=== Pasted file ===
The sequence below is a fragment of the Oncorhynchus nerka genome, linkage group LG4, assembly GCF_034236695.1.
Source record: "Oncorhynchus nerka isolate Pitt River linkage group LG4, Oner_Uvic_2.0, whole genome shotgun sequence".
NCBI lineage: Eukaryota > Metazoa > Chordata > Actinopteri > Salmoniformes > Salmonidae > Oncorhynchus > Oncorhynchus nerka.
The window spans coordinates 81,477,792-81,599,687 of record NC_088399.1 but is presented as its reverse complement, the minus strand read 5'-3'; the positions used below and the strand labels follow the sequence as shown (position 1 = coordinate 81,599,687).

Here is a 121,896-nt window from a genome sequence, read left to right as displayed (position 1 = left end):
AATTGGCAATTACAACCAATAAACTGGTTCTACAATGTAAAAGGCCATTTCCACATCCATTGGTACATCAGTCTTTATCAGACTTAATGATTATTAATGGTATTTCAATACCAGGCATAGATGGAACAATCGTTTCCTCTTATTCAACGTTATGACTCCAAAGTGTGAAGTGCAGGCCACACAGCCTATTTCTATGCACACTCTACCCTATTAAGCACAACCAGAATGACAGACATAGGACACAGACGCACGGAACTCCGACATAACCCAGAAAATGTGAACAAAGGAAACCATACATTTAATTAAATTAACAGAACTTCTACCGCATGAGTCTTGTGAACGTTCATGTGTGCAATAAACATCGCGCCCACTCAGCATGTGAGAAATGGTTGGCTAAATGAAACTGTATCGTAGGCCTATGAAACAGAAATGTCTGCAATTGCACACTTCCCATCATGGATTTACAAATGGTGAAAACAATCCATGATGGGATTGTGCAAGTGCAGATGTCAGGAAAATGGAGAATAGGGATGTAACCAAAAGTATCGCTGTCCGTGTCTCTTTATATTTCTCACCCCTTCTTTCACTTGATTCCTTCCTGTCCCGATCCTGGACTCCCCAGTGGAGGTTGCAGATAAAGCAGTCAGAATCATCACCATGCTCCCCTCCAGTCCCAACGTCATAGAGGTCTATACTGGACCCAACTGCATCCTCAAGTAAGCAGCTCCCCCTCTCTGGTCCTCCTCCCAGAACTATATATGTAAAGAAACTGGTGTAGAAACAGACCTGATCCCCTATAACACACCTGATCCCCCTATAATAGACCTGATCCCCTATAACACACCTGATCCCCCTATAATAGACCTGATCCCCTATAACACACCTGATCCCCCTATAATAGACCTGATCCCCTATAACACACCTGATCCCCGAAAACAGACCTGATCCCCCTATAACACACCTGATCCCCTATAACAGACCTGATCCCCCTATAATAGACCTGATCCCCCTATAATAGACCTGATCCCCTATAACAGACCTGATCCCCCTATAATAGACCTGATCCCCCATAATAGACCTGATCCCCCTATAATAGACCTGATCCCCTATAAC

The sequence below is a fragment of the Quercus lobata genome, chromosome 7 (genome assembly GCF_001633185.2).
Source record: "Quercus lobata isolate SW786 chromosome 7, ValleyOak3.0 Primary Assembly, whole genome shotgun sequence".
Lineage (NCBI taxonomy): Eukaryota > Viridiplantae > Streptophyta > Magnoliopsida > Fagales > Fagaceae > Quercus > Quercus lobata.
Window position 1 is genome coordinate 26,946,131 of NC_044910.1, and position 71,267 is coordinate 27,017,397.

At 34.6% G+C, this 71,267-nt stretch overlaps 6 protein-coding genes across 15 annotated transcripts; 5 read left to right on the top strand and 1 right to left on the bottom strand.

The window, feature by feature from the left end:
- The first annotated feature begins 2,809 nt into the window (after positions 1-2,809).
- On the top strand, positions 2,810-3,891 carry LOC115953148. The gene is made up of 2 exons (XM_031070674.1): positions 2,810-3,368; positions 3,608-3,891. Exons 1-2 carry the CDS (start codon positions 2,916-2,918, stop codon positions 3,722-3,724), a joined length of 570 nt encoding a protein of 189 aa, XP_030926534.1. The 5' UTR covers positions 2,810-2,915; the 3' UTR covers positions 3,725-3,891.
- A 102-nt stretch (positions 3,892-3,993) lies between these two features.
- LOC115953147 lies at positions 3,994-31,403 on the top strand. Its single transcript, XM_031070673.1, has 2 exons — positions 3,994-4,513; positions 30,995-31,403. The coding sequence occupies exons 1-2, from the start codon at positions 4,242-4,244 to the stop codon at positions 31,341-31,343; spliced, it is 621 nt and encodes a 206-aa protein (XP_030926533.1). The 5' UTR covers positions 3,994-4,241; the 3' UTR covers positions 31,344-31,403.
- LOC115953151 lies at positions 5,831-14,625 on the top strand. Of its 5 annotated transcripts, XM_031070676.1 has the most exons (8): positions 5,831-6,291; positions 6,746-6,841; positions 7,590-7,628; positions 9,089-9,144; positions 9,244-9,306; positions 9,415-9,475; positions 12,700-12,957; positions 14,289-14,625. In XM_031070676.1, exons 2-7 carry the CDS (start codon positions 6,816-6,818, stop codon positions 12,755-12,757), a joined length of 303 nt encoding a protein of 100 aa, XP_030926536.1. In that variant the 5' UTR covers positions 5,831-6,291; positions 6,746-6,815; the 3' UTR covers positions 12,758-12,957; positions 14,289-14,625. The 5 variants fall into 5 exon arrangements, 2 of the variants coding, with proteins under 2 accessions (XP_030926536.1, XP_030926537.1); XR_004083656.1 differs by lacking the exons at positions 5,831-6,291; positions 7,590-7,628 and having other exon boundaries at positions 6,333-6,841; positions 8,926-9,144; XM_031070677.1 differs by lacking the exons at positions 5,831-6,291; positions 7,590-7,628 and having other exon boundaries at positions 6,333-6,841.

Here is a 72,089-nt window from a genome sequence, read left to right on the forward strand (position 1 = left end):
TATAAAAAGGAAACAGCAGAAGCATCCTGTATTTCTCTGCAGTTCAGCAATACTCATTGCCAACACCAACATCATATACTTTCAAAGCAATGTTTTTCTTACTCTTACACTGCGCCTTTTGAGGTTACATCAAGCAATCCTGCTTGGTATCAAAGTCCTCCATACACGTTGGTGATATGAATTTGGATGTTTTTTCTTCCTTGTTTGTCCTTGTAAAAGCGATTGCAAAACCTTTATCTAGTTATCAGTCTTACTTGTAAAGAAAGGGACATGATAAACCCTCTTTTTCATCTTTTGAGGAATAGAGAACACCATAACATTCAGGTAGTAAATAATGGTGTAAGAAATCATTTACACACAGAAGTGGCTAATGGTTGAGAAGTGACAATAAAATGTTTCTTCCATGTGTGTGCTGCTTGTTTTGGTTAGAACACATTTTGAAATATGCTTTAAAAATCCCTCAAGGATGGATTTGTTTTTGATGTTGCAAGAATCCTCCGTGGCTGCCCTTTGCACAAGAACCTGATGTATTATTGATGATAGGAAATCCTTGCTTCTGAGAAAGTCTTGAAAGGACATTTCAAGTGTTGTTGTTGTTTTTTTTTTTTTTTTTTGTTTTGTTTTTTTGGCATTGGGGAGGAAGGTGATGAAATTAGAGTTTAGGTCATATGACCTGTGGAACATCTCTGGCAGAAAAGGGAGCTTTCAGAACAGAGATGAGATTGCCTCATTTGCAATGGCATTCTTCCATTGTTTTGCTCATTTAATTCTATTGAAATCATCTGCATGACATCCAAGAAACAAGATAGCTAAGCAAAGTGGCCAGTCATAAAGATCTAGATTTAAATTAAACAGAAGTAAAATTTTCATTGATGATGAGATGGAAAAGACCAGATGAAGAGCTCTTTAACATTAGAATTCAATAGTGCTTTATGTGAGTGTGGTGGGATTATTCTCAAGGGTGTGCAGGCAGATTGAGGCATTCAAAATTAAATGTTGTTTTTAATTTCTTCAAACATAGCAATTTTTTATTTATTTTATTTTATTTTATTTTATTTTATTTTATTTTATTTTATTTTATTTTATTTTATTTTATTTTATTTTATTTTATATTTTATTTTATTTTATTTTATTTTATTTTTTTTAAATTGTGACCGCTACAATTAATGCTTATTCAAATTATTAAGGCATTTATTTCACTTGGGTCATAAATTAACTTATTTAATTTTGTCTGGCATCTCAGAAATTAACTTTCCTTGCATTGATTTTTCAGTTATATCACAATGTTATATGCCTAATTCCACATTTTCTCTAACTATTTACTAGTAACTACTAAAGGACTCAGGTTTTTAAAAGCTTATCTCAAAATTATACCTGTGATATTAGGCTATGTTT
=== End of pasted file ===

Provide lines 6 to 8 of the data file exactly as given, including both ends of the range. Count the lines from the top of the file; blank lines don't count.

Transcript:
AATTGGCAATTACAACCAATAAACTGGTTCTACAATGTAAAAGGCCATTTCCACATCCATTGGTACATCAGTCTTTATCAGACTTAATGATTATTAATGGTATTTCAATACCAGGCATAGATGGAACAATCGTTTCCTCTTATTCAACGTTATGACTCCAAAGTGTGAAGTGCAGGCCACACAGCCTATTTCTATGCACACTCTACCCTATTAAGCACAACCAGAATGACAGACATAGGACACAGACGCACGGAACTCCGACATAACCCAGAAAATGTGAACAAAGGAAACCATACATTTAATTAAATTAACAGAACTTCTACCGCATGAGTCTTGTGAACGTTCATGTGTGCAATAAACATCGCGCCCACTCAGCATGTGAGAAATGGTTGGCTAAATGAAACTGTATCGTAGGCCTATGAAACAGAAATGTCTGCAATTGCACACTTCCCATCATGGATTTACAAATGGTGAAAACAATCCATGATGGGATTGTGCAAGTGCAGATGTCAGGAAAATGGAGAATAGGGATGTAACCAAAAGTATCGCTGTCCGTGTCTCTTTATATTTCTCACCCCTTCTTTCACTTGATTCCTTCCTGTCCCGATCCTGGACTCCCCAGTGGAGGTTGCAGATAAAGCAGTCAGAATCATCACCATGCTCCCCTCCAGTCCCAACGTCATAGAGGTCTATACTGGACCCAACTGCATCCTCAAGTAAGCAGCTCCCCCTCTCTGGTCCTCCTCCCAGAACTATATATGTAAAGAAACTGGTGTAGAAACAGACCTGATCCCCTATAACACACCTGATCCCCCTATAATAGACCTGATCCCCTATAACACACCTGATCCCCCTATAATAGACCTGATCCCCTATAACACACCTGATCCCCCTATAATAGACCTGATCCCCTATAACACACCTGATCCCCGAAAACAGACCTGATCCCCCTATAACACACCTGATCCCCTATAACAGACCTGATCCCCCTATAATAGACCTGATCCCCCTATAATAGACCTGATCCCCTATAACAGACCTGATCCCCCTATAATAGACCTGATCCCCCATAATAGACCTGATCCCCCTATAATAGACCTGATCCCCTATAAC

The sequence below is a fragment of the Quercus lobata genome, chromosome 7 (genome assembly GCF_001633185.2).
Source record: "Quercus lobata isolate SW786 chromosome 7, ValleyOak3.0 Primary Assembly, whole genome shotgun sequence".